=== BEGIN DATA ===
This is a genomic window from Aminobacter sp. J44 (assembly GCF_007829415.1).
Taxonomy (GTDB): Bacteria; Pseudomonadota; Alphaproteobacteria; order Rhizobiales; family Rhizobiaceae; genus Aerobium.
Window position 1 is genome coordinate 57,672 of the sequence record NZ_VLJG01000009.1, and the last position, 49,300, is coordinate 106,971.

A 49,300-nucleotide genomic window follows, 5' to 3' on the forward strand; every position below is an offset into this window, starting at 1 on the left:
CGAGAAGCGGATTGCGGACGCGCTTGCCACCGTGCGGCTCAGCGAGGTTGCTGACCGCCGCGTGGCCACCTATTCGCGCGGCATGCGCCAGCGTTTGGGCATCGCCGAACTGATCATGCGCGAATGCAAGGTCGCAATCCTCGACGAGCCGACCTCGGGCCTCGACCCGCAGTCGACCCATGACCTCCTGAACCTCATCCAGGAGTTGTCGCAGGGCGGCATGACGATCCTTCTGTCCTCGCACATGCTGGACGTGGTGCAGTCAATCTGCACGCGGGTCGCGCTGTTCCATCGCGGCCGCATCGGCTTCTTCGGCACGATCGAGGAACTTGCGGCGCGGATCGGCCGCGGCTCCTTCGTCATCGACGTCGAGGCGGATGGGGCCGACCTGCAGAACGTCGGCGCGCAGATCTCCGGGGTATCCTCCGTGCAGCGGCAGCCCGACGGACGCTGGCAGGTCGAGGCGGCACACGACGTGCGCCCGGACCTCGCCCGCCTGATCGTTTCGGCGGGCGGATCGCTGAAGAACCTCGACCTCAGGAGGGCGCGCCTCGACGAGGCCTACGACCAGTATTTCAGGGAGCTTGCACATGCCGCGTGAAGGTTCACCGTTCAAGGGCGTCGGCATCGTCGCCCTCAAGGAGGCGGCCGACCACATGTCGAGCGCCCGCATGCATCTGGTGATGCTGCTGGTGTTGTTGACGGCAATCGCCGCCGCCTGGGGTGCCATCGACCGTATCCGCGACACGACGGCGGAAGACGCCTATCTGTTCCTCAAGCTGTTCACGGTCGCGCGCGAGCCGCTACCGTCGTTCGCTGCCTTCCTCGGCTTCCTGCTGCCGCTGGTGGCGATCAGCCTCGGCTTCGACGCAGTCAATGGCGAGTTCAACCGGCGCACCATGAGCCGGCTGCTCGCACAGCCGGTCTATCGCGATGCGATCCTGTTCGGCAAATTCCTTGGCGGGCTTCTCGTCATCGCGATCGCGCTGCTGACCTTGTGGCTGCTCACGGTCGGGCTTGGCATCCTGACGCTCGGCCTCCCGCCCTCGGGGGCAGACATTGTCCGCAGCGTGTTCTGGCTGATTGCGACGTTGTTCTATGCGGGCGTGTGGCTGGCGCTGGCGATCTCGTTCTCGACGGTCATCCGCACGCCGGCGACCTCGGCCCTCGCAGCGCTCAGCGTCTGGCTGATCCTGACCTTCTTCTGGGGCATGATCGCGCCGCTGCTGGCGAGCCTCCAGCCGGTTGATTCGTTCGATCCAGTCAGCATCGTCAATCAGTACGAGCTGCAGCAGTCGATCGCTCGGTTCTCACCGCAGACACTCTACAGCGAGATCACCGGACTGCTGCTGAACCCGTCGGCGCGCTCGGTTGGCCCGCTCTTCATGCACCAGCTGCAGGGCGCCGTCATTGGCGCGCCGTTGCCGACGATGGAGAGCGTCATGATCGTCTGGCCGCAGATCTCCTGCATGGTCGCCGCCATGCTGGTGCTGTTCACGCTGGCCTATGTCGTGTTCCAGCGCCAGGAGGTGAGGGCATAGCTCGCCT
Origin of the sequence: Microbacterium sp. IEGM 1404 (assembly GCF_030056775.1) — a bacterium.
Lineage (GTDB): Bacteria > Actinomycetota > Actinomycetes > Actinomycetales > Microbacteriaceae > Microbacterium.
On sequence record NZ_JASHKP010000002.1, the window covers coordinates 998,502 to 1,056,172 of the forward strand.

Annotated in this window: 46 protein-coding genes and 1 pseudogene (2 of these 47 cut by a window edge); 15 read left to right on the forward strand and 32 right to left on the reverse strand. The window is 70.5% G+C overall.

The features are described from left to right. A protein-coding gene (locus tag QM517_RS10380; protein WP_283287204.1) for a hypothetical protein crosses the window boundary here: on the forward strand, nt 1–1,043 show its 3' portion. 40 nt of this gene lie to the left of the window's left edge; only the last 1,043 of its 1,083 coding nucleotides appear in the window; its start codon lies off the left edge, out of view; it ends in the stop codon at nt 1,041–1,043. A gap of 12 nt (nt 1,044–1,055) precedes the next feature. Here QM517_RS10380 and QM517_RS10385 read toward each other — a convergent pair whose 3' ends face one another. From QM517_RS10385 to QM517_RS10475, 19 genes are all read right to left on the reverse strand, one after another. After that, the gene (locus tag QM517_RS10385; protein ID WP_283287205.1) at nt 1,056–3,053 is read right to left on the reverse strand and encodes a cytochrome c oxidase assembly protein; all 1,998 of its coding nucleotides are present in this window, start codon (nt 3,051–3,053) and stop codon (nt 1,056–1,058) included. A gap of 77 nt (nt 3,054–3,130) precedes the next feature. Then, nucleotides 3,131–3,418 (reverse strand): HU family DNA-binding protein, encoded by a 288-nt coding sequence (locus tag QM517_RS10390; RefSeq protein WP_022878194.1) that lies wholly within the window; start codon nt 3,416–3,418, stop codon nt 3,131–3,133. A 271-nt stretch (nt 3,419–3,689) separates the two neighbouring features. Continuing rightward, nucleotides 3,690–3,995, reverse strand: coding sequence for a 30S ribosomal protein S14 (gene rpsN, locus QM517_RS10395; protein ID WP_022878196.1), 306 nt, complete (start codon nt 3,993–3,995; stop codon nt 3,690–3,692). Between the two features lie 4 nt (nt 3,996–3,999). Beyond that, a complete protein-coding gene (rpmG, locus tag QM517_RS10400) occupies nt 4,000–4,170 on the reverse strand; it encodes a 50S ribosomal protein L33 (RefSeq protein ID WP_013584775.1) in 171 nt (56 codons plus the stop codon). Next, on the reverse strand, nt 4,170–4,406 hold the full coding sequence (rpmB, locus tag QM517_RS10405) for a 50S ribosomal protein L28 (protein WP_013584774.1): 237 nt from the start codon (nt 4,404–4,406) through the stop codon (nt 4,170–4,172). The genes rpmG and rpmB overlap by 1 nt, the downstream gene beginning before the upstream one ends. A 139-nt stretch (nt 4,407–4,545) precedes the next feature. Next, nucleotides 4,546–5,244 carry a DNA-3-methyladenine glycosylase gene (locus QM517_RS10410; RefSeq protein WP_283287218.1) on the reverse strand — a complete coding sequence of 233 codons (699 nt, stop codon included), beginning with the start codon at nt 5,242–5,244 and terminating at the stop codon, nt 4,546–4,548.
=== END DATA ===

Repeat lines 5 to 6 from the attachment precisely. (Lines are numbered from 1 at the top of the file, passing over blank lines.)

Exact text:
CGAGAAGCGGATTGCGGACGCGCTTGCCACCGTGCGGCTCAGCGAGGTTGCTGACCGCCGCGTGGCCACCTATTCGCGCGGCATGCGCCAGCGTTTGGGCATCGCCGAACTGATCATGCGCGAATGCAAGGTCGCAATCCTCGACGAGCCGACCTCGGGCCTCGACCCGCAGTCGACCCATGACCTCCTGAACCTCATCCAGGAGTTGTCGCAGGGCGGCATGACGATCCTTCTGTCCTCGCACATGCTGGACGTGGTGCAGTCAATCTGCACGCGGGTCGCGCTGTTCCATCGCGGCCGCATCGGCTTCTTCGGCACGATCGAGGAACTTGCGGCGCGGATCGGCCGCGGCTCCTTCGTCATCGACGTCGAGGCGGATGGGGCCGACCTGCAGAACGTCGGCGCGCAGATCTCCGGGGTATCCTCCGTGCAGCGGCAGCCCGACGGACGCTGGCAGGTCGAGGCGGCACACGACGTGCGCCCGGACCTCGCCCGCCTGATCGTTTCGGCGGGCGGATCGCTGAAGAACCTCGACCTCAGGAGGGCGCGCCTCGACGAGGCCTACGACCAGTATTTCAGGGAGCTTGCACATGCCGCGTGAAGGTTCACCGTTCAAGGGCGTCGGCATCGTCGCCCTCAAGGAGGCGGCCGACCACATGTCGAGCGCCCGCATGCATCTGGTGATGCTGCTGGTGTTGTTGACGGCAATCGCCGCCGCCTGGGGTGCCATCGACCGTATCCGCGACACGACGGCGGAAGACGCCTATCTGTTCCTCAAGCTGTTCACGGTCGCGCGCGAGCCGCTACCGTCGTTCGCTGCCTTCCTCGGCTTCCTGCTGCCGCTGGTGGCGATCAGCCTCGGCTTCGACGCAGTCAATGGCGAGTTCAACCGGCGCACCATGAGCCGGCTGCTCGCACAGCCGGTCTATCGCGATGCGATCCTGTTCGGCAAATTCCTTGGCGGGCTTCTCGTCATCGCGATCGCGCTGCTGACCTTGTGGCTGCTCACGGTCGGGCTTGGCATCCTGACGCTCGGCCTCCCGCCCTCGGGGGCAGACATTGTCCGCAGCGTGTTCTGGCTGATTGCGACGTTGTTCTATGCGGGCGTGTGGCTGGCGCTGGCGATCTCGTTCTCGACGGTCATCCGCACGCCGGCGACCTCGGCCCTCGCAGCGCTCAGCGTCTGGCTGATCCTGACCTTCTTCTGGGGCATGATCGCGCCGCTGCTGGCGAGCCTCCAGCCGGTTGATTCGTTCGATCCAGTCAGCATCGTCAATCAGTACGAGCTGCAGCAGTCGATCGCTCGGTTCTCACCGCAGACACTCTACAGCGAGATCACCGGACTGCTGCTGAACCCGTCGGCGCGCTCGGTTGGCCCGCTCTTCATGCACCAGCTGCAGGGCGCCGTCATTGGCGCGCCGTTGCCGACGATGGAGAGCGTCATGATCGTCTGGCCGCAGATCTCCTGCATGGTCGCCGCCATGCTGGTGCTGTTCACGCTGGCCTATGTCGTGTTCCAGCGCCAGGAGGTGAGGGCATAGCTCGCCT
Origin of the sequence: Microbacterium sp. IEGM 1404 (assembly GCF_030056775.1) — a bacterium.